Size / / /

Our ancestors watched it blossom

through ancient eyes

and made offerings to its spirit:

sweet cakes and honey and wine

left at the base of the telescope,

lives left at the altar of knowledge.

Now we circle its flame,

moths in metal,

seduced by the memory of its birth.

We waited in the light

of our thousand-flower sun

as the petals—our children,

our warriors—fell from the bloom

to their deaths. They broke

a pitiless enemy, were broken

in turn, and in the stillness

after battle we watched

their husks, stained

and darkened by flame, orbit

our compass star. We wept rain—

rain, forgotten between stars—

and we grieved like the shadow

that gives birth to worlds.

This is the story we will tell

their children's children

as we ride the night:

your fathers and mothers,

the thousand flowers,

fought with all the strength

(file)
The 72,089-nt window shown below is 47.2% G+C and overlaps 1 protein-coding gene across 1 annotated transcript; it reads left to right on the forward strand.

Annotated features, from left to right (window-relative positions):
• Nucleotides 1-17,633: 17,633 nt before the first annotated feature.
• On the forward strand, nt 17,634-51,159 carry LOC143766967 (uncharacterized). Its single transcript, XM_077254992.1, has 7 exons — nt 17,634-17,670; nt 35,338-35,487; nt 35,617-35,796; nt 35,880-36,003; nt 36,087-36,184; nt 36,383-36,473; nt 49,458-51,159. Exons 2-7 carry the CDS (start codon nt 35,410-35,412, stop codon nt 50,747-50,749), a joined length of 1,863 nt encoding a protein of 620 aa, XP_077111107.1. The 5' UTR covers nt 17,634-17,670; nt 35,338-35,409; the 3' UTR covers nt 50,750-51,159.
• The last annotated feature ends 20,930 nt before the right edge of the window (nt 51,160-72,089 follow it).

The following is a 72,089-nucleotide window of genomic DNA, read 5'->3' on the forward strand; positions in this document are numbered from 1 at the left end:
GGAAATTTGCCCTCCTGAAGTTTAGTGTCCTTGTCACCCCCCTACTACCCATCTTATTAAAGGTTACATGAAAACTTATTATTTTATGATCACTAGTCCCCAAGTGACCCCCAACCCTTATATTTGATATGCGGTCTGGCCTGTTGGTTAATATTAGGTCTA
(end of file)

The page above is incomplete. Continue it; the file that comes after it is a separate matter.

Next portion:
of poetry, and the sun devoured them,

and they became the light.




Shy and nocturnal, Jennifer Crow has never been photographed in the wild. It is rumored that she lives in the woods near Buffalo. Her work has appeared in a number of print and electronic venues, including several anthologies such as Ruins: Extraterrestrial, Desolate Places, Jabberwocky 3, and Sporty Spec. Her blog is located here, and she may be reached by e-mail at kythiaranos@yahoo.com.
Current Issue
20 Jan 2020

Corey slipped his hand into the puppet’s back, like he had done many times with the doctor who made him talk about Michael and bathtubs and redness. His breath and stomach squeezed whenever he reached into dark, invisible places.
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Podcast read by: Anaea Lay
In this episode of the Strange Horizons podcast, editor Anaea Lay presents Justin C. Key's “One Hand in the Coffin.”
But I thought of apple skin clinging to a curve, yet unshaped by apple-sorcery.
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Podcast read by: Ciro Faienza
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Monday: Aniara 
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